The frequencies of both haplogroups were significantly lower in the control group versus the respective disease groups. We propose that haplogroup B represents a susceptibility factor for DIDMOAD which, by interaction with further exogeneous or genetic factors, might increase the risk for disease.

Mtdna haplogroup B story

DNA study: Most Native Americans traced to 6 women
Updated 3/13/2008 11:18 AM | Comments 30 | Recommend 10

NEW YORK — Nearly all of today's Native Americans in North, Central and South America can trace part of their ancestry to six women whose descendants immigrated around 20,000 years ago, a DNA study suggests.

Those women left a particular DNA legacy that persists to today in about about 95% of Native Americans, researchers said.

The finding does not mean that only these six women gave rise to the migrants who crossed into North America from Asia in the initial populating of the continent, said study co-author Ugo Perego.

The women lived between 18,000 and 21,000 years ago, though not necessarily at exactly the same time, he said.

The work was published this week by the journal PLoS One. Perego is from the Sorenson Molecular Genealogy Foundation in Salt Lake City and the University of Pavia in Italy.

The work confirms previous indications of the six maternal lineages, he said. But an expert unconnected with the study said the findings left some questions unanswered.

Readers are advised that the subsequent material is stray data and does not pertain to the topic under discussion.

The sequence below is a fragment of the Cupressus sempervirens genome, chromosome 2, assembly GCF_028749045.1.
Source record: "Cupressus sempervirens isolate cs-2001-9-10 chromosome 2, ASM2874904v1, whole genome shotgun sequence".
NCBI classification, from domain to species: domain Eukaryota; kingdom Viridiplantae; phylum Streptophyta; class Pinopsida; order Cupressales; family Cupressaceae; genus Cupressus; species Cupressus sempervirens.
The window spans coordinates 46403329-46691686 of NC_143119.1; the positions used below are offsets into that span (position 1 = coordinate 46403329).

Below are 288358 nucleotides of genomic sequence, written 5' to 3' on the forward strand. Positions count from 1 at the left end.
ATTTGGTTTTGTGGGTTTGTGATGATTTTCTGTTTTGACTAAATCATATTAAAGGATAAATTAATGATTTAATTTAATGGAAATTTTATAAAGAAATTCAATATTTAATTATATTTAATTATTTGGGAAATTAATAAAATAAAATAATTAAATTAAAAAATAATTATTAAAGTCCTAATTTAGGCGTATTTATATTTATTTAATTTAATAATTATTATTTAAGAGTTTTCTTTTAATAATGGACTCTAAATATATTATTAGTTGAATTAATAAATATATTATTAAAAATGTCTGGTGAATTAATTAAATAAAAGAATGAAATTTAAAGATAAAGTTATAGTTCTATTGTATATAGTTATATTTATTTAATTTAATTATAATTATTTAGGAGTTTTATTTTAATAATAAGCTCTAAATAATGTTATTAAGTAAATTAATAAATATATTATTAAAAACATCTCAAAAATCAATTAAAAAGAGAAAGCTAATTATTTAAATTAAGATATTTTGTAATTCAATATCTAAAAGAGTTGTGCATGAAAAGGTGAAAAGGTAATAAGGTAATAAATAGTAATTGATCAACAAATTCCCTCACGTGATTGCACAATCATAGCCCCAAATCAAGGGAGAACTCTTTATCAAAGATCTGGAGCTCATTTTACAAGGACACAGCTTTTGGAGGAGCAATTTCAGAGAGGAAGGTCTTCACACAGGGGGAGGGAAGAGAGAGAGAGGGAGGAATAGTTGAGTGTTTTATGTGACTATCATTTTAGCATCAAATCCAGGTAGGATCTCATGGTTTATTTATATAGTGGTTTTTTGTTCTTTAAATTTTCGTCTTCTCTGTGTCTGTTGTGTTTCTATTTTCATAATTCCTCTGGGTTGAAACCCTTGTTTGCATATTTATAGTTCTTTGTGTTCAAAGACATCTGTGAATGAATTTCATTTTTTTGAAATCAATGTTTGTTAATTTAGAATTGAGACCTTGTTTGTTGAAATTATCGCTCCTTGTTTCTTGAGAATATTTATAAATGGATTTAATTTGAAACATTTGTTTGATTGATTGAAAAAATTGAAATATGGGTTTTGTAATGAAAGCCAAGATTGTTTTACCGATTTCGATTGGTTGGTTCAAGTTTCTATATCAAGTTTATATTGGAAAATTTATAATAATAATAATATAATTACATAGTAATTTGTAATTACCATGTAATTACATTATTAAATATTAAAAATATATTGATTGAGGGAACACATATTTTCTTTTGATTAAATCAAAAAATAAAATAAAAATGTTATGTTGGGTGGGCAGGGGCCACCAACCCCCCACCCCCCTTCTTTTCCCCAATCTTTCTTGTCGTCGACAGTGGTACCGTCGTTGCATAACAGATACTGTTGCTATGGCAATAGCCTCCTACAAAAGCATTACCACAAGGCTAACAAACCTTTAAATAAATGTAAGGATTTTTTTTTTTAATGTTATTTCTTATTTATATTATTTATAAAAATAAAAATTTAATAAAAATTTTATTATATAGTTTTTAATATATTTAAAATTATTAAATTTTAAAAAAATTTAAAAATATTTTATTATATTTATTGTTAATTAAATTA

Perego and his colleagues traced the history of a particular kind of DNA that represents just a tiny fraction of the human genetic material, and reflects only a piece of a person's ancestry.

This DNA is found in the mitochondria, the power plants of cells. Unlike the DNA found in the nucleus, mitochondrial DNA is passed along only by the mother. So it follows a lineage that connects a person to his or her mother, then the mother's mother, and so on.

The researchers created a "family tree" that traces the different mitochondrial DNA lineages found in today's Native Americans. By noting mutations in each branch and applying a formula for how often such mutations arise, they calculated how old each branch was. That indicated when each branch arose in a single woman.

The six "founding mothers" apparently did not live in Asia because the DNA signatures they left behind aren't found there, Perego said. They probably lived in Beringia, the now-submerged land bridge that stretched to North America, he said.

Connie Mulligan of the University of Florida, an anthropolgist who studies the colonization of the Americas but didn't participate in the new work, said it's not surprising to trace the mitochondrial DNA to six women. "It's an OK number to start with right now," but further work may change it slightly, she said.

That finding doesn't answer the bigger questions of where those women lived, or of how many people left Beringia to colonize the Americas, she said Thursday.

The estimate for when the women lived is open to question because it's not clear whether the researchers properly accounted for differing mutation rates in mitochondrial DNA, she said. Further work could change the estimate, "possibly dramatically," she said.

Haplogroup B